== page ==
In the ensuing debate, I accepted that Galileo had the potential to be a key project, as it is described in the Resolution, but that we should not proceed with it unless the costs were justifiable. While it was clear that the current concession negotiations had failed, the risks in terms of costs and timetable would not be reduced, and might be increased by moving to a public procurement. A public private partnership remained the UK's preferred approach. Open competition and open tendering was essential. It was also essential that funding for Galileo, if the October Council agreed to
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proceed with it, had to be found within the limits of the current budget allocations, without reopening the EU financial perspective. I welcomed the Presidency's acceptance that the project could be ended if acceptable answers could not be found. I was able to accept the Council Resolution, but submitted (jointly with the Netherlands and supported by Slovakia and Cyprus) a minutes statement stressing our commitment to the PPP principle for major infrastructure projects, our concerns on the potential increased costs of public procurement, the need for a reassessment of the business case for Galileo, competitive procurement, sound risk management, and ensuring that any extra funds are kept within the current EU financial perspective.

The Council reached political agreement on three of the current legislative proposals in maritime transport: the Directive amending Directive 2002/59/EC, on vessel traffic monitoring; the recast of the existing Directive (as amended) on port State control; and the Directive on investigation of maritime accidents, amending Directives 1999/35/EC and 2002/59/EC. These were all acceptable to the UK.

There was a progress report on the draft Regulation on the liability of carriers of passengers by sea and inland waterways in the event of accidents. The UK is broadly content with this proposal but, like most Member States, is opposed to its extension to inland waterways.

There was a policy debate on the setting up of an EU Regional/Cooperative Data Centre (RDC) for the Long Range Identification and Tracking of ships (LRIT), to become available in late 2008 under an IMO initiative. Most Member States supported an RDC in principle. I welcomed the potential added value of an EU RDC and noted costs, systems configuration and data confidentiality as the key issues to resolve. The Commission gave a commitment to provide information ahead of a formal Decision at the next Transport Council in October.

The Council reached a General Approach on a Regulation repealing Regulation 954/79 on ratification of the United Nations Convention on a Code of Conduct for Liner Conferences. Regulation 954/79 had become redundant following repeal of the block exemption held by this sector of the shipping industry.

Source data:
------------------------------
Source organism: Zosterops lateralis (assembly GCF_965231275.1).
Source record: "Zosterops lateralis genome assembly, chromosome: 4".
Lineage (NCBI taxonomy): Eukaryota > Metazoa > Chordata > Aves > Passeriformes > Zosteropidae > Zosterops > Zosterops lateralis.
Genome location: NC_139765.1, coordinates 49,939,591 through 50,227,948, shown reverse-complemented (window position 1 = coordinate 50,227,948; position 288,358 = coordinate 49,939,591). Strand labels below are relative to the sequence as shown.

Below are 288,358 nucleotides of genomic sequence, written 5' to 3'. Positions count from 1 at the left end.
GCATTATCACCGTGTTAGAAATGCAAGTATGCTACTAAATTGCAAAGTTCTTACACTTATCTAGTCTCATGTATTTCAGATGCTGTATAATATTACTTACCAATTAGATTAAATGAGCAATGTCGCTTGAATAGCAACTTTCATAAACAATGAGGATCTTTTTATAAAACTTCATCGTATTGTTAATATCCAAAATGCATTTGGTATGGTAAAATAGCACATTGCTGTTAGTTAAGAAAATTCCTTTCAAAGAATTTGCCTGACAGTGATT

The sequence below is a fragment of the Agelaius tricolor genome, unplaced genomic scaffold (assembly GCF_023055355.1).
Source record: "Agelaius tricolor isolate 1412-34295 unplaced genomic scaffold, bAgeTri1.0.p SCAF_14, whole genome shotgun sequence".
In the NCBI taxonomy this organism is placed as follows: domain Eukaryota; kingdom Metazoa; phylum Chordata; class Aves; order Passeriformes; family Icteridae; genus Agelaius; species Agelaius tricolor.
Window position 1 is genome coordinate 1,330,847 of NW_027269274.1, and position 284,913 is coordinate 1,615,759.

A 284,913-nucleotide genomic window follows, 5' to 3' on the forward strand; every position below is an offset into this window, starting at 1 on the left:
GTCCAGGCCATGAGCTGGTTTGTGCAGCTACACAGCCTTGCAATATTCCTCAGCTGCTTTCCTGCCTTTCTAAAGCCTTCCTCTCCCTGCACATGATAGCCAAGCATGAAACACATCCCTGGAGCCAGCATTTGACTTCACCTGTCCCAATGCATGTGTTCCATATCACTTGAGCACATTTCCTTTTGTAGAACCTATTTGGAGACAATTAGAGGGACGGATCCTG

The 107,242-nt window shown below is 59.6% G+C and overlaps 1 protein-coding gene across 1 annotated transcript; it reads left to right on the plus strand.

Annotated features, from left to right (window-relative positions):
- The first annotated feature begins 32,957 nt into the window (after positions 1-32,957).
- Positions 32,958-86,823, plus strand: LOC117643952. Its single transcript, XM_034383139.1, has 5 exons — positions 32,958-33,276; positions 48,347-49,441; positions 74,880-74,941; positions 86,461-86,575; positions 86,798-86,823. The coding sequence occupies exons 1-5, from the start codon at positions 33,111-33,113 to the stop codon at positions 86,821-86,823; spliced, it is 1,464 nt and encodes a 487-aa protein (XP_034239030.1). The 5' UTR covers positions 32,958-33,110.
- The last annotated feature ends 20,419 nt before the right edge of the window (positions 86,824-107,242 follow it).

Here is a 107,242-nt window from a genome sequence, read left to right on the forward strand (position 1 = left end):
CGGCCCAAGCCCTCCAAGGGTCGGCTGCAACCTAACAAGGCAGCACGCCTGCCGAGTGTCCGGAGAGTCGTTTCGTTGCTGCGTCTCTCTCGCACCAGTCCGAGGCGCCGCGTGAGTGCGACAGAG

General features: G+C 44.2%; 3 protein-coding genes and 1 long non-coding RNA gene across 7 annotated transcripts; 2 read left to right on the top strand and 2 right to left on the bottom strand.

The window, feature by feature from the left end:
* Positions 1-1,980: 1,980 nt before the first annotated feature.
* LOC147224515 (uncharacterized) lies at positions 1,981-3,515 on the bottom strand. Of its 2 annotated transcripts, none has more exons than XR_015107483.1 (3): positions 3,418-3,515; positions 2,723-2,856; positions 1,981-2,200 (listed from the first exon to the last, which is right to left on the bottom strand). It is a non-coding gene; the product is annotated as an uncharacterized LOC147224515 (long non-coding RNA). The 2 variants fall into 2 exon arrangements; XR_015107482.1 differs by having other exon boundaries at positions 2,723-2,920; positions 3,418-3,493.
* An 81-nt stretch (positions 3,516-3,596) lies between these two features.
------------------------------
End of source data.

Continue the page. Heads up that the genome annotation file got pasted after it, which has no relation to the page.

Conclusions were adopted on a European energy strategy for transport, as part of the Lisbon Process. The UK is content with the Conclusions.

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The Council reached a General Approach on a Directive bringing up to date the rules on transport of dangerous goods by road, rail and inland waterway. The General Approach was acceptable to the UK.

There was a Progress Report on a Directive on rail interoperability. The UK supports this Directive, which is a key element in the establishment of a single market.

In air transport, the Council reached a Political Agreement on an amending regulation to extend the role of the European Aviation Safety Agency (EASA) to flight operations, personnel licensing and the safety oversight of third-country aircraft. The Political Agreement was acceptable to the UK.

The Council also reached a General Approach on a Regulation on rules for the operation of air services, a recast version of the third aviation package of 1992, which set up the aviation single market. The General Approach was acceptable to the UK. Two joint statements were agreed: one on working conditions of employees of air carriers in Member States other than their own; and the other, in response to a UK suggestion, on access by third countries to the internal air transport market.

A Resolution was adopted on the establishment of a Joint Undertaking to implement the SESAR programme, the new generation European air traffic management system. The Resolution was acceptable to the UK.

The Council adopted Conclusions agreeing a Community position on aviation emissions trading, in preparation for the September session of the International Civil Aviation Organization (ICAO). The Conclusions were acceptable to the UK.

Under AOB, the Presidency reported that there would be a further session of conciliation negotiations with the European Parliament on the Third Railway Package, and it was hoped that agreement would be reached.

Among items adopted without debate were: